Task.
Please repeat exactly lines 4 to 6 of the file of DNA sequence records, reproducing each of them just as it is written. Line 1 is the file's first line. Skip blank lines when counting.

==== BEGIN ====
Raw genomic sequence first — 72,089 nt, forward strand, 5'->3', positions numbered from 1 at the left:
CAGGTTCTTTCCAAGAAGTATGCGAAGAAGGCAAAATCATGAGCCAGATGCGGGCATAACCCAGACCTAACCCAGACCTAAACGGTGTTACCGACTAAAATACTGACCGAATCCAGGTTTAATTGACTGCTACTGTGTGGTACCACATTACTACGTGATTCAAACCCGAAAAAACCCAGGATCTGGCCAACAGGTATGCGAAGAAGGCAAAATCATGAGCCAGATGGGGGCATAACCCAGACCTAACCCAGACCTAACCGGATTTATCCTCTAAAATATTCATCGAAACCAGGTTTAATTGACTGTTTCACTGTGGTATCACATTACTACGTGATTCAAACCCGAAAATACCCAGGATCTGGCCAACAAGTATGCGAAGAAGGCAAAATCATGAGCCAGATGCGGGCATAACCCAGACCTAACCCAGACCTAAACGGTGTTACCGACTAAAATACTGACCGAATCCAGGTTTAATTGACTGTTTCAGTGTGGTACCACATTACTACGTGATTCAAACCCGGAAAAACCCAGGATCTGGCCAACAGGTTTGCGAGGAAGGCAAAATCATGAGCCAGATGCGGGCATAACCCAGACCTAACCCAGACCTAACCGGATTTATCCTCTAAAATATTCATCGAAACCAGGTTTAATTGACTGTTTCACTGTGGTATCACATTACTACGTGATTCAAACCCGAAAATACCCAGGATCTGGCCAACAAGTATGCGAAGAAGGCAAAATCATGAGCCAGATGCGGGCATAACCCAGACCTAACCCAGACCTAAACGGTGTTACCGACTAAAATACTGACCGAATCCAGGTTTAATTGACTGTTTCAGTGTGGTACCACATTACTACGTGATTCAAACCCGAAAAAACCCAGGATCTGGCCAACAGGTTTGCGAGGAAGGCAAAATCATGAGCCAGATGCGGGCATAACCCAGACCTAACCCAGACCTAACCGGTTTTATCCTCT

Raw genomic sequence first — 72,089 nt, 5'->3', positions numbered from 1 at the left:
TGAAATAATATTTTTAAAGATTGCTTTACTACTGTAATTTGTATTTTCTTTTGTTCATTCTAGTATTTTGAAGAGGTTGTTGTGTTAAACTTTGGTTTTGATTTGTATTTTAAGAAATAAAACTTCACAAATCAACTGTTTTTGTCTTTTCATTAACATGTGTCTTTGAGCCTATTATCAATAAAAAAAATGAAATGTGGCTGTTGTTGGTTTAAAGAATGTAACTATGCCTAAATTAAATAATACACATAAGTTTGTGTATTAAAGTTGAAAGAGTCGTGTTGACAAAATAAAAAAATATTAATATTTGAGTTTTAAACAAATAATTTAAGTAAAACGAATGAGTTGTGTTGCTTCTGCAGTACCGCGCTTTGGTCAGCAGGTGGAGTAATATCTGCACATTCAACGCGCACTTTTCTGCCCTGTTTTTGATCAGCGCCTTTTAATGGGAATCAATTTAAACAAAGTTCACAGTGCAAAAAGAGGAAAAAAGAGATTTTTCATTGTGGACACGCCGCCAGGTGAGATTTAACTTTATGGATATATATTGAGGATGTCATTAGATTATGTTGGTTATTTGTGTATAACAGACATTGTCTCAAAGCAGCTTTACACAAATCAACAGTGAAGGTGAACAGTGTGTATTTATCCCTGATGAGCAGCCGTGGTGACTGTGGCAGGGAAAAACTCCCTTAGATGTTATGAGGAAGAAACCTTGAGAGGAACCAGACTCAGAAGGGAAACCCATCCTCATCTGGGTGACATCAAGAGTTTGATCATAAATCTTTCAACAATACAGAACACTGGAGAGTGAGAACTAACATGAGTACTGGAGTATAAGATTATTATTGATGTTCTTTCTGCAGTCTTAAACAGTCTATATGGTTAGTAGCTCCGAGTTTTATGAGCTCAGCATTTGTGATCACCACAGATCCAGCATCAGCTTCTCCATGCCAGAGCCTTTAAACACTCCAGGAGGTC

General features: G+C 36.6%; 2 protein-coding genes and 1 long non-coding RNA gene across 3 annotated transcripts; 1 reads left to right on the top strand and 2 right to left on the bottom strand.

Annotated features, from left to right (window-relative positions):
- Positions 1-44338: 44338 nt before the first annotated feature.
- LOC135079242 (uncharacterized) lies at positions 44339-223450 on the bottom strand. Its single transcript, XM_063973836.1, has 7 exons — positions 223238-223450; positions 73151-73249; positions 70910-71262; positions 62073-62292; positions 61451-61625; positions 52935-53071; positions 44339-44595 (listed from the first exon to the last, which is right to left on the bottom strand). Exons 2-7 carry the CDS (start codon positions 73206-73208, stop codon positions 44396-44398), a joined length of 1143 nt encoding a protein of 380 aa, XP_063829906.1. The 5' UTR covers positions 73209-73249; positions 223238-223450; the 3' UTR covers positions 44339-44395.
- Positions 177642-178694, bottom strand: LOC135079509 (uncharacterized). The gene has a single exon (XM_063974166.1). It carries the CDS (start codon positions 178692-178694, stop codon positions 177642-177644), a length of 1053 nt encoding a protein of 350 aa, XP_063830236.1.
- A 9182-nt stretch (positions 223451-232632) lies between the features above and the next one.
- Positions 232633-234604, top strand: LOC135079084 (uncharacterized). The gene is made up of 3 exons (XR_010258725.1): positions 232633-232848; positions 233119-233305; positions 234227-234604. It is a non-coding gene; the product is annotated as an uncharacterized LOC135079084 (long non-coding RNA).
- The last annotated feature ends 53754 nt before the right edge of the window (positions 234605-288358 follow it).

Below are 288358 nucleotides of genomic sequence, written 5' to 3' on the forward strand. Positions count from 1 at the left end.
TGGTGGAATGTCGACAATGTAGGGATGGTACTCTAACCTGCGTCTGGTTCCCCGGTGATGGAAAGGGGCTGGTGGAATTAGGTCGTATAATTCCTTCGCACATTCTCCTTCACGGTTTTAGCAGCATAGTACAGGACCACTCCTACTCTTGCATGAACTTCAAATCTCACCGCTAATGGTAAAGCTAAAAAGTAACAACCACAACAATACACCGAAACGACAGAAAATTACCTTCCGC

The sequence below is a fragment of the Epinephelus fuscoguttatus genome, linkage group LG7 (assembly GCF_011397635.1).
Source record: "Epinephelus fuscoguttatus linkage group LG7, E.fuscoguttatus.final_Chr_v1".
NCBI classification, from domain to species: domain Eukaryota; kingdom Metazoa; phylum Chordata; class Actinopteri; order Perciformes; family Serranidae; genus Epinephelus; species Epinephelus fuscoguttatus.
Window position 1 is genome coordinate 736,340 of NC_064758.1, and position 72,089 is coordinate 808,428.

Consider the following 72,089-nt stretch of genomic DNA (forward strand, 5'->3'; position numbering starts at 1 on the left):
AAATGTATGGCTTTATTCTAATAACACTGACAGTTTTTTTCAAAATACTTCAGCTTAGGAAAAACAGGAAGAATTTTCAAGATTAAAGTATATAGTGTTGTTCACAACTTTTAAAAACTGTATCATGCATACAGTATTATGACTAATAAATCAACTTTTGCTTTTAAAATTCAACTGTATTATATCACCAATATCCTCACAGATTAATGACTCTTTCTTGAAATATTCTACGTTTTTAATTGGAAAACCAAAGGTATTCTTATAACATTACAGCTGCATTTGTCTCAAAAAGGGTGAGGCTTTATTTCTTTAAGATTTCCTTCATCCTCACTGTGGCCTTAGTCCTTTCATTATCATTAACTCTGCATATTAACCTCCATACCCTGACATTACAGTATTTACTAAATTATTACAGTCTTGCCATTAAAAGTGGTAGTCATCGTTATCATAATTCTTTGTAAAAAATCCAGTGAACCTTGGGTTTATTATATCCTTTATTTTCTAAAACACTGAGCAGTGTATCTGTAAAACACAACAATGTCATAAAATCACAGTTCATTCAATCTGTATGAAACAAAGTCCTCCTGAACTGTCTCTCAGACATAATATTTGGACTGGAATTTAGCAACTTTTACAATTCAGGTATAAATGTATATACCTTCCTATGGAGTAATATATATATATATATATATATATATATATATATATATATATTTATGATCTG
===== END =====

TGAAATAATATTTTTAAAGATTGCTTTACTACTGTAATTTGTATTTTCTTTTGTTCATTCTAGTATTTTGAAGAGGTTGTTGTGTTAAACTTTGGTTTTGATTTGTATTTTAAGAAATAAAACTTCACAAATCAACTGTTTTTGTCTTTTCATTAACATGTGTCTTTGAGCCTATTATCAATAAAAAAAATGAAATGTGGCTGTTGTTGGTTTAAAGAATGTAACTATGCCTAAATTAAATAATACACATAAGTTTGTGTATTAAAGTTGAAAGAGTCGTGTTGACAAAATAAAAAAATATTAATATTTGAGTTTTAAACAAATAATTTAAGTAAAACGAATGAGTTGTGTTGCTTCTGCAGTACCGCGCTTTGGTCAGCAGGTGGAGTAATATCTGCACATTCAACGCGCACTTTTCTGCCCTGTTTTTGATCAGCGCCTTTTAATGGGAATCAATTTAAACAAAGTTCACAGTGCAAAAAGAGGAAAAAAGAGATTTTTCATTGTGGACACGCCGCCAGGTGAGATTTAACTTTATGGATATATATTGAGGATGTCATTAGATTATGTTGGTTATTTGTGTATAACAGACATTGTCTCAAAGCAGCTTTACACAAATCAACAGTGAAGGTGAACAGTGTGTATTTATCCCTGATGAGCAGCCGTGGTGACTGTGGCAGGGAAAAACTCCCTTAGATGTTATGAGGAAGAAACCTTGAGAGGAACCAGACTCAGAAGGGAAACCCATCCTCATCTGGGTGACATCAAGAGTTTGATCATAAATCTTTCAACAATACAGAACACTGGAGAGTGAGAACTAACATGAGTACTGGAGTATAAGATTATTATTGATGTTCTTTCTGCAGTCTTAAACAGTCTATATGGTTAGTAGCTCCGAGTTTTATGAGCTCAGCATTTGTGATCACCACAGATCCAGCATCAGCTTCTCCATGCCAGAGCCTTTAAACACTCCAGGAGGTC

General features: G+C 36.6%; 2 protein-coding genes and 1 long non-coding RNA gene across 3 annotated transcripts; 1 reads left to right on the top strand and 2 right to left on the bottom strand.

Annotated features, from left to right (window-relative positions):